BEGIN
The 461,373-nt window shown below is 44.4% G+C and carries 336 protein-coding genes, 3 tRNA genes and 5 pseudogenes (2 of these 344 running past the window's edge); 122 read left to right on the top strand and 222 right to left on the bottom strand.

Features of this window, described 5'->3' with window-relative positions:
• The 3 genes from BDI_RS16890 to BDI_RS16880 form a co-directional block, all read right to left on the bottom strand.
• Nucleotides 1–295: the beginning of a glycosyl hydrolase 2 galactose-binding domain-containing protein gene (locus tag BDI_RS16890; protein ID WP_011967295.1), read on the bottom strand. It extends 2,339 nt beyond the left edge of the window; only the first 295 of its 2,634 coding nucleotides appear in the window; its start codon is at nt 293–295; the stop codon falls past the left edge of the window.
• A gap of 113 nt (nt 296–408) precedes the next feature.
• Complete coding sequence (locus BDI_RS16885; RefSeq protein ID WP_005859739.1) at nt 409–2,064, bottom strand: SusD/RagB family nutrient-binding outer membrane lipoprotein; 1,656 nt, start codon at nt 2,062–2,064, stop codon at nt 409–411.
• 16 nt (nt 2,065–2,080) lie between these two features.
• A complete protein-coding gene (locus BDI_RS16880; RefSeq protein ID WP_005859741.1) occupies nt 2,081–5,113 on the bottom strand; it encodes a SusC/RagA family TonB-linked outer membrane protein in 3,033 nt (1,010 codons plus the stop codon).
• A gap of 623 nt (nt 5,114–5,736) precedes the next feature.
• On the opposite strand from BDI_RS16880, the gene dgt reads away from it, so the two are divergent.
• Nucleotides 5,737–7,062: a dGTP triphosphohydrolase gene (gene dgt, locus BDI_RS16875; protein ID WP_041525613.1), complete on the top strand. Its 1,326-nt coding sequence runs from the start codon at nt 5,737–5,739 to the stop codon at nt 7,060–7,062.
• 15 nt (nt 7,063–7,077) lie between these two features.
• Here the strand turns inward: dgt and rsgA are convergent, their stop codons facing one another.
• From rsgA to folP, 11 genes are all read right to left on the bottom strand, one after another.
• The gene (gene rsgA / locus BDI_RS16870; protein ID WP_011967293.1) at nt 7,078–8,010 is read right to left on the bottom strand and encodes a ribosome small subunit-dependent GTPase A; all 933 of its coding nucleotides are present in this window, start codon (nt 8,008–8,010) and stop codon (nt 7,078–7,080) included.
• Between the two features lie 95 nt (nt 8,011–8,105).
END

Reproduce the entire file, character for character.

The 461,373-nt window shown below is 44.4% G+C and carries 336 protein-coding genes, 3 tRNA genes and 5 pseudogenes (2 of these 344 running past the window's edge); 122 read left to right on the top strand and 222 right to left on the bottom strand.

Features of this window, described 5'->3' with window-relative positions:
• The 3 genes from BDI_RS16890 to BDI_RS16880 form a co-directional block, all read right to left on the bottom strand.
• Nucleotides 1–295: the beginning of a glycosyl hydrolase 2 galactose-binding domain-containing protein gene (locus tag BDI_RS16890; protein ID WP_011967295.1), read on the bottom strand. It extends 2,339 nt beyond the left edge of the window; only the first 295 of its 2,634 coding nucleotides appear in the window; its start codon is at nt 293–295; the stop codon falls past the left edge of the window.
• A gap of 113 nt (nt 296–408) precedes the next feature.
• Complete coding sequence (locus BDI_RS16885; RefSeq protein ID WP_005859739.1) at nt 409–2,064, bottom strand: SusD/RagB family nutrient-binding outer membrane lipoprotein; 1,656 nt, start codon at nt 2,062–2,064, stop codon at nt 409–411.
• 16 nt (nt 2,065–2,080) lie between these two features.
• A complete protein-coding gene (locus BDI_RS16880; RefSeq protein ID WP_005859741.1) occupies nt 2,081–5,113 on the bottom strand; it encodes a SusC/RagA family TonB-linked outer membrane protein in 3,033 nt (1,010 codons plus the stop codon).
• A gap of 623 nt (nt 5,114–5,736) precedes the next feature.
• On the opposite strand from BDI_RS16880, the gene dgt reads away from it, so the two are divergent.
• Nucleotides 5,737–7,062: a dGTP triphosphohydrolase gene (gene dgt, locus BDI_RS16875; protein ID WP_041525613.1), complete on the top strand. Its 1,326-nt coding sequence runs from the start codon at nt 5,737–5,739 to the stop codon at nt 7,060–7,062.
• 15 nt (nt 7,063–7,077) lie between these two features.
• Here the strand turns inward: dgt and rsgA are convergent, their stop codons facing one another.
• From rsgA to folP, 11 genes are all read right to left on the bottom strand, one after another.
• The gene (gene rsgA / locus BDI_RS16870; protein ID WP_011967293.1) at nt 7,078–8,010 is read right to left on the bottom strand and encodes a ribosome small subunit-dependent GTPase A; all 933 of its coding nucleotides are present in this window, start codon (nt 8,008–8,010) and stop codon (nt 7,078–7,080) included.
• Between the two features lie 95 nt (nt 8,011–8,105).